Found this lively jig in an old collection of New England fiddle music.
This tune is played as a standard 6/8 march for pipe bands in the Royal Scottish Band Association tutor book volume one.
1083 ~ “New England Fiddler’s Repertoire”
Randy Miller & Jack Perron
Page 21: "Steamboat Quickstep"
2003 Second Edition: "168 classic traditional contra dance melodies, from Batchelder’s Reel to Money Musk to Portland Fancy and beyond — the standard contra tunes in one source. The second edition of NEFR is produced with assistance from the Gadd/Merrill Fund of the Country Dance and Song Society. Edited by Robert Bley-Vroman and Randy Miller; introduction by Newt Tolman."
~ also their publication:
"Irish Traditional Fiddle Music"
Go here for another transcription of this tune, and a discussion of the popular Dmaj Irish version + links https://thesession.org/tunes/947
The Steamboat Jig
There is an old Scottish song called "Tranent Wedding". A setting of the song was sung by Tony Cuffe on an LP called "Fergusson’s Auld Reekie" in 1981 under the name "Duncan McCallipin" - Cuffe set the lyrics to a version of The Steamboat:-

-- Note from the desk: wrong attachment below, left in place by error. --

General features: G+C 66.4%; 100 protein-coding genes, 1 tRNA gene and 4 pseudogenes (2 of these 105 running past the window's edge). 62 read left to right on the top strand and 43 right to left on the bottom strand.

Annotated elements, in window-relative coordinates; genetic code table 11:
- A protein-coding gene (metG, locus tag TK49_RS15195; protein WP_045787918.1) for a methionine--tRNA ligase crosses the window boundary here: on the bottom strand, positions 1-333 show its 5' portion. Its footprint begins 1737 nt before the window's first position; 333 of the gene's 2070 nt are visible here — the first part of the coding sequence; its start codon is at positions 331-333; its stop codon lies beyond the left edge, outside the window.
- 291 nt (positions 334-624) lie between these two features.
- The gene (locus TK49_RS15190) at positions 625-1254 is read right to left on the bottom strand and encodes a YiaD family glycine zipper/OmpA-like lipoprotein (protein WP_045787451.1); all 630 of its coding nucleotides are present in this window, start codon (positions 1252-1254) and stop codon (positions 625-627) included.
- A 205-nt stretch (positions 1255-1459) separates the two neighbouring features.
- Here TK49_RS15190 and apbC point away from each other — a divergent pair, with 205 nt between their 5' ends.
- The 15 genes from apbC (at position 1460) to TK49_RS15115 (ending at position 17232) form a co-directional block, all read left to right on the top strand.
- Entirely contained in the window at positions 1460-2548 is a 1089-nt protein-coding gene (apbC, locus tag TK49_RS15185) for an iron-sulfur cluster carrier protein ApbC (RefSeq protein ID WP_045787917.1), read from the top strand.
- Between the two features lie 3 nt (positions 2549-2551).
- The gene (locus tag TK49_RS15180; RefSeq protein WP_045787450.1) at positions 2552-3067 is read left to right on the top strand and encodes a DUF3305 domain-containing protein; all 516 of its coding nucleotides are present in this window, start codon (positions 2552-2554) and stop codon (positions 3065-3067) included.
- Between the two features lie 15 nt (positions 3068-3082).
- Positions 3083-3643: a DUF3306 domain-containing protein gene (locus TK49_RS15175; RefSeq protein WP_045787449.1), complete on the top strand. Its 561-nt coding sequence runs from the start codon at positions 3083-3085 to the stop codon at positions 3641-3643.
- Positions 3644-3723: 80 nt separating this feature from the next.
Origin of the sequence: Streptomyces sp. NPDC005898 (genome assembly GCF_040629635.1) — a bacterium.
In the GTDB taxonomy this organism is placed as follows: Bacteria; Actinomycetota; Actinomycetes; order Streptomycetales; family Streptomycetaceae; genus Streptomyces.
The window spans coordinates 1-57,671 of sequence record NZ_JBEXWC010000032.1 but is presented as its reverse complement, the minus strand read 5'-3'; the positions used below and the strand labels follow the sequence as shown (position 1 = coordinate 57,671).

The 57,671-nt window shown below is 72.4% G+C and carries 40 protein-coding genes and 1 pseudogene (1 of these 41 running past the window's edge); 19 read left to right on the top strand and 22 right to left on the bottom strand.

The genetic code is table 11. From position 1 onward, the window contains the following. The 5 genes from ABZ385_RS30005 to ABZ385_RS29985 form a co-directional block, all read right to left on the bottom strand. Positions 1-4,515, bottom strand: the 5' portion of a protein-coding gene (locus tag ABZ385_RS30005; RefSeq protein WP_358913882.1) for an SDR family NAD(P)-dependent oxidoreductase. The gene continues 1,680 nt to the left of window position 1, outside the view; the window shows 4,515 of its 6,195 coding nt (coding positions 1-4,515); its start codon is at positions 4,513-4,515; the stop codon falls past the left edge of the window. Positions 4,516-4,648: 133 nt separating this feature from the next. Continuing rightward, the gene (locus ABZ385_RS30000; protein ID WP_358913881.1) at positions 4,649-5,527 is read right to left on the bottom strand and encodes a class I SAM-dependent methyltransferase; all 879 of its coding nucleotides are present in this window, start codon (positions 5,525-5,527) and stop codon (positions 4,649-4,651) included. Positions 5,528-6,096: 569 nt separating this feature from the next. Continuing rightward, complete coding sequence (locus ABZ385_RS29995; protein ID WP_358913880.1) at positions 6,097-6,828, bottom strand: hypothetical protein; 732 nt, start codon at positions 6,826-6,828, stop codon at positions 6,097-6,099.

It was at a wedding near Tranent,
Where scores an’ scores on fun were bent.
An’ to ride the broose wi’ full intent.
Was either nine or ten, jo !
Chorus: Then aff they a’ set galloping, galloping.
Legs an’ arms a walloping, walloping.
Shame take the hindmost, quo’ Duncan MCallipin
Laird o’ Jelly Ben, jo.
The Steamboat, X:2
Taken from ‘A Fine Selection of Over 200 Irish Traditional Tunes for Sessions’, compiled by David Speers with a Forward by Matt Cranitch. A few different twists and turns in this setting. I’m not positive how you define a quickstep as opposed to a jig - both being in 6/8 - but one feature seems to be long runs up and down the scale. This tune certainly fits that pattern.
Re: The Steamboat
This tune was a song composed around 1809 by Marc-Antoine-Madeleine Désaugiers in his vaudeville "Le départ pour Saint-Malo". This song is known as "Bon voyage, Monsieur Dumollet !". The tune was famous enough to be played all over Europe. In France, it is still a children song and it is also played among the "Bandas" , popular brass bands of the South-West French Gascony.